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Gyrocopter is on the way to Stornoway

Gyrocopter due in Stornoway after midday

The round-the-world gyrocopter man Norman Surplus is on the way and took off from the Faroes after 8am today. He should be in Stornoway before lunch, depending on weather conditions.

Photo: Belfast Telegraph

Photo: Belfast Telegraph

The live Satellite Tracker will show his actual progress at any time.

Planned timetable today (subject to change at short notice)

Departed Vagar, Faroe Islands 08.30
ETA Stornoway, Hebrides, Scotland 12.30
ETD Stornoway 13.30
ETA Gigha Island, Scotland 15.30
ETD Gigha 16.00
ETA Larne, N Ireland 17.00
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Gyrocopter seems to be fogbound in Faroes

Although he hoped to reach Stornoway today (Monday) record-breaking gyrocopter pilot Norman Surplus appears to be fogbound at an airport in the Faroe Islands.

Here is the link to the webcam showing the current conditions at Vága Floghavn, the airport where he is waiting to go.

Vága Floghavn webcam

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Gyrocopter latest – 3pm Monday (maybe)

Following delays due to weather, the gyrocopter man hopes to reach Stornoway before 3pm on Monday.

Ideally, record-breaking pilot Norman Surplus will have time to fly on to Oban before the final hop to Belfast but that depends on leaving the Faroe Islands by 10am on Monday morning.  Norman initially left Larne, where he lives in 2010 but was dogged by delays and a refusal by the Russians to let him into their airspace.

Norman leaving Larne in 2010

Norman leaving Larne in 2010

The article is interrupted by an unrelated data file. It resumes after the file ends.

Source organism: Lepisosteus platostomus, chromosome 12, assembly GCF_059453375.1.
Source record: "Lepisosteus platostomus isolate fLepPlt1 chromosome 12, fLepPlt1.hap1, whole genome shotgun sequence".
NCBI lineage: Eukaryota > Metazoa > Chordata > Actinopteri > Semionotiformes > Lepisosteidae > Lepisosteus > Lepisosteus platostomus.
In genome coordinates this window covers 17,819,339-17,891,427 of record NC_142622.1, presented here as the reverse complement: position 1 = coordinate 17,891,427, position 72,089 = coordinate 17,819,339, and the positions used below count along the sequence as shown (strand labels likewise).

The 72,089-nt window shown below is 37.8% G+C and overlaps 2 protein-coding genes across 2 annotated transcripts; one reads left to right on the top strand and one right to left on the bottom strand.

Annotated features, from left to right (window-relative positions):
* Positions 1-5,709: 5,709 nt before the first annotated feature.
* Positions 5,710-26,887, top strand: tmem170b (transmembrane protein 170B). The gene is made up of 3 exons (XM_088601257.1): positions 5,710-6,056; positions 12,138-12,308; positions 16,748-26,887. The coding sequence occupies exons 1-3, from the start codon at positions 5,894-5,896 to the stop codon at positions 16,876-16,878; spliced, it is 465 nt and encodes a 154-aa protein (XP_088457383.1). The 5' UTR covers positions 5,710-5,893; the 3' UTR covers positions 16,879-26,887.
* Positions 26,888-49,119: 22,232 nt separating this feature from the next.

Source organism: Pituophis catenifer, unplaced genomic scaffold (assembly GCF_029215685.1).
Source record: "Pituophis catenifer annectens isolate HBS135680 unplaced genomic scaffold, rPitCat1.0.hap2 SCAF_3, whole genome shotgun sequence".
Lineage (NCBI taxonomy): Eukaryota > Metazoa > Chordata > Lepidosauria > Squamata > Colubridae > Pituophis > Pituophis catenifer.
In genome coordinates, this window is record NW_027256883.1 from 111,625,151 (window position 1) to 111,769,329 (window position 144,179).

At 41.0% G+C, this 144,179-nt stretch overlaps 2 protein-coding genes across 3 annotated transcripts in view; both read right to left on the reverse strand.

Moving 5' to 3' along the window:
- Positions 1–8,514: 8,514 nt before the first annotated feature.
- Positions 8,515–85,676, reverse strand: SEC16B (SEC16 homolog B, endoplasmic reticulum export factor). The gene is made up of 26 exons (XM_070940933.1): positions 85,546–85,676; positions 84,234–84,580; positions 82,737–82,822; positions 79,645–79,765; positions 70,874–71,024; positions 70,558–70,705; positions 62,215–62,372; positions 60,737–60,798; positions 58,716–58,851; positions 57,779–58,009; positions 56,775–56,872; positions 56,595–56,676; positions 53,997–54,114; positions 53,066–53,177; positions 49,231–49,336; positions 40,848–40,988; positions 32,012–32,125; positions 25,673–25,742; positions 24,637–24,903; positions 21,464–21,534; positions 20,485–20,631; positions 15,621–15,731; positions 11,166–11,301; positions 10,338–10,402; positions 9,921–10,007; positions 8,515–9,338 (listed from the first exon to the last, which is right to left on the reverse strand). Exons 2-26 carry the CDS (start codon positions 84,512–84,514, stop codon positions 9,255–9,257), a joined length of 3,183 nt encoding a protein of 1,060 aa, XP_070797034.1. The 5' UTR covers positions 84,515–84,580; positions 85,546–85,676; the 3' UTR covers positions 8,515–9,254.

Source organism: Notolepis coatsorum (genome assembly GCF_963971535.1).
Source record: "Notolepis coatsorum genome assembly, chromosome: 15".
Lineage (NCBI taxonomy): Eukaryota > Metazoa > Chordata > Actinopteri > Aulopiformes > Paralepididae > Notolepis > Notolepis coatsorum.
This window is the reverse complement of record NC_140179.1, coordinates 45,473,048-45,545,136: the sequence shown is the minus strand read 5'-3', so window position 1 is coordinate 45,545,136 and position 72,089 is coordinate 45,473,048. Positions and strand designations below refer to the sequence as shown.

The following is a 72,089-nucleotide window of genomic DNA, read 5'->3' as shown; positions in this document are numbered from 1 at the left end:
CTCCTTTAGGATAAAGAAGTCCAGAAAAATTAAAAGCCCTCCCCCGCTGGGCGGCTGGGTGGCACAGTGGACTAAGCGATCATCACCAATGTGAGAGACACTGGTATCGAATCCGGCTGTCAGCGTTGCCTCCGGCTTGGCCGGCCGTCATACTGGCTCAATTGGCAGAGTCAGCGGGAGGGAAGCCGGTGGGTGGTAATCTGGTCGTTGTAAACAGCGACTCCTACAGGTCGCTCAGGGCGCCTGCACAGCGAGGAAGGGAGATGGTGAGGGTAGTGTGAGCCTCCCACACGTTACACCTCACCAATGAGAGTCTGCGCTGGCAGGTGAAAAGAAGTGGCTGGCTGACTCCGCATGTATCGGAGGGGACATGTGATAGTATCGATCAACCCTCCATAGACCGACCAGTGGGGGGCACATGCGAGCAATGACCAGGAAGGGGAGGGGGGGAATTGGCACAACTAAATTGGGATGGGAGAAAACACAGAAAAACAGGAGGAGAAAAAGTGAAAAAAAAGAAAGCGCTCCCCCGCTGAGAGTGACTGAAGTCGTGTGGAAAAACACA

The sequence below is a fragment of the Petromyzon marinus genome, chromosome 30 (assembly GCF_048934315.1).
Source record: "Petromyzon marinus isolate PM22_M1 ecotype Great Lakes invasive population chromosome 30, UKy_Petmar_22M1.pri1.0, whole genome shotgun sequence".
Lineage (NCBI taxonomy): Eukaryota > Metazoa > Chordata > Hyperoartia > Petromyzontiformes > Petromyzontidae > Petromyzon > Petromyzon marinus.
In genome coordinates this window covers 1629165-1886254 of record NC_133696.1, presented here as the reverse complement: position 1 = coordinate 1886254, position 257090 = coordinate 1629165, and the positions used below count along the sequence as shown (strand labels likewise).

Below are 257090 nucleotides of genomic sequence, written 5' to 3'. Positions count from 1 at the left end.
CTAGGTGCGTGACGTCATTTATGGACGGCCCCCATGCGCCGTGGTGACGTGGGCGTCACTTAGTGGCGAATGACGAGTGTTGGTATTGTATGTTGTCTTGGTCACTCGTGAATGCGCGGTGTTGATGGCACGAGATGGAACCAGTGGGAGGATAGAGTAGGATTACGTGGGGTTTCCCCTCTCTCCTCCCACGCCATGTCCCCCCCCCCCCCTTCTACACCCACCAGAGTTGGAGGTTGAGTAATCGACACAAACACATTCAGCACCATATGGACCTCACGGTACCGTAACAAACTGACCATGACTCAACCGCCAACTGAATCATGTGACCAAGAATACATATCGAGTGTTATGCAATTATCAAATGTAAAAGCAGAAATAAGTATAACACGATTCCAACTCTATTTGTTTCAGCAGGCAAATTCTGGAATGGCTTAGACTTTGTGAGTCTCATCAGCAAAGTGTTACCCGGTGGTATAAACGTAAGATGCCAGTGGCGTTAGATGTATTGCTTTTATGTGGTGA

If he is delayed departing from Vagar in the Faroes due to possible misty weather in the morning then the chance of getting as far as Oban during daylight hours becomes less likely.

No gyrocopter has ever successfully crossed the Atlantic before. The Satellite Tracker (below) will show his actual progress at any given time.

Satellite Tracker

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Gyrocopter unlikely to come today

Winds may delay arrival of the gyrocopter

This is an update on the progress of the gyrocopter flight around the world piloted by Norman Surplus.

The wind forecast for today and tomorrow (Sat. / Sun.) are giving a very strong southerly headwind to the north of the Outer Hebrides. As a result it is most likely that he will only be able to arrive in Stornoway on Monday (Aug. 10) when the wind forecast is much better.

Norman arrives in US state Custer County.  Pic: Custer County News.

Norman arrives in US state Custer County.

He will then either stay Stornoway or move on down to Oban on Monday evening, ready to join up with some other gyro aircraft in Oban on Tuesday. On that day he make the final flight home to Larne in County Antrim via the Mull of Kintyre peninsula) to arrive early-mid afternoon.

Norman is currently in Vagar in the Faroe Islands having flown in here yesterday from Iceland.

World Reach Comms

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Round-the-world gyro man hopes to reach Stornoway on Saturday

Gyrocopter could reach Stornoway on Saturday

The Northern Ireland lifeboat cox Norman Surplus is on his way from Iceland to the Faroe Islands this afternoon (Friday) before the last leg of his round-the-world record-breaking trip in his gyrocopter.

Photo: Belfast Telegraph

Norman coming in to land.  Photo: Belfast Telegraph

If conditions remain as they are, it looks like the weather may hold to allow Norman to reach the UK tomorrow – and that will mean a landing at Stornoway, sometime in the afternoon hopefully.

The final leg to Stornoway from the Faroes is 255 miles and the time he takes will depend on the wind and weather.

You can track his progress up to the minute here:

Live Gyrocopter Tracker

This is the video made five years ago before setting off:

And here is preparing to fly across the USA: